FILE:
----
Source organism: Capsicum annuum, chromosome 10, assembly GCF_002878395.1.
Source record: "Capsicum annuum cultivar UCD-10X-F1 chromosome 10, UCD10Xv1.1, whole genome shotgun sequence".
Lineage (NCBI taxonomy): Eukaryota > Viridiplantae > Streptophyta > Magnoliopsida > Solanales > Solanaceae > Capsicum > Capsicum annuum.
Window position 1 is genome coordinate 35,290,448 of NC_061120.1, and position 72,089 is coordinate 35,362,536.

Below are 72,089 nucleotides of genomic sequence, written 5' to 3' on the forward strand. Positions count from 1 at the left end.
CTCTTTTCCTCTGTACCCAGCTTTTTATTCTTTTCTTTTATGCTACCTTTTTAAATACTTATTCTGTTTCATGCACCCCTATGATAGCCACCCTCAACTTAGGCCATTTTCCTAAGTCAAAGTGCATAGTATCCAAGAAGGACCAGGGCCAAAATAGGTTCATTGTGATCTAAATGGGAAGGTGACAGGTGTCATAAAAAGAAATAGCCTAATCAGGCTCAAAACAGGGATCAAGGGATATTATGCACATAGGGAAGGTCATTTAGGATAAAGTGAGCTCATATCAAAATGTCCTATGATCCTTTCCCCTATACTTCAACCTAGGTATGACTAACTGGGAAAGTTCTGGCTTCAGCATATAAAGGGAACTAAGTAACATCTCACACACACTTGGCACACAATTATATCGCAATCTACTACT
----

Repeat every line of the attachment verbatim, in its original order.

Source organism: Capsicum annuum, chromosome 10, assembly GCF_002878395.1.
Source record: "Capsicum annuum cultivar UCD-10X-F1 chromosome 10, UCD10Xv1.1, whole genome shotgun sequence".
Lineage (NCBI taxonomy): Eukaryota > Viridiplantae > Streptophyta > Magnoliopsida > Solanales > Solanaceae > Capsicum > Capsicum annuum.
Window position 1 is genome coordinate 35,290,448 of NC_061120.1, and position 72,089 is coordinate 35,362,536.

Below are 72,089 nucleotides of genomic sequence, written 5' to 3' on the forward strand. Positions count from 1 at the left end.
CTCTTTTCCTCTGTACCCAGCTTTTTATTCTTTTCTTTTATGCTACCTTTTTAAATACTTATTCTGTTTCATGCACCCCTATGATAGCCACCCTCAACTTAGGCCATTTTCCTAAGTCAAAGTGCATAGTATCCAAGAAGGACCAGGGCCAAAATAGGTTCATTGTGATCTAAATGGGAAGGTGACAGGTGTCATAAAAAGAAATAGCCTAATCAGGCTCAAAACAGGGATCAAGGGATATTATGCACATAGGGAAGGTCATTTAGGATAAAGTGAGCTCATATCAAAATGTCCTATGATCCTTTCCCCTATACTTCAACCTAGGTATGACTAACTGGGAAAGTTCTGGCTTCAGCATATAAAGGGAACTAAGTAACATCTCACACACACTTGGCACACAATTATATCGCAATCTACTACT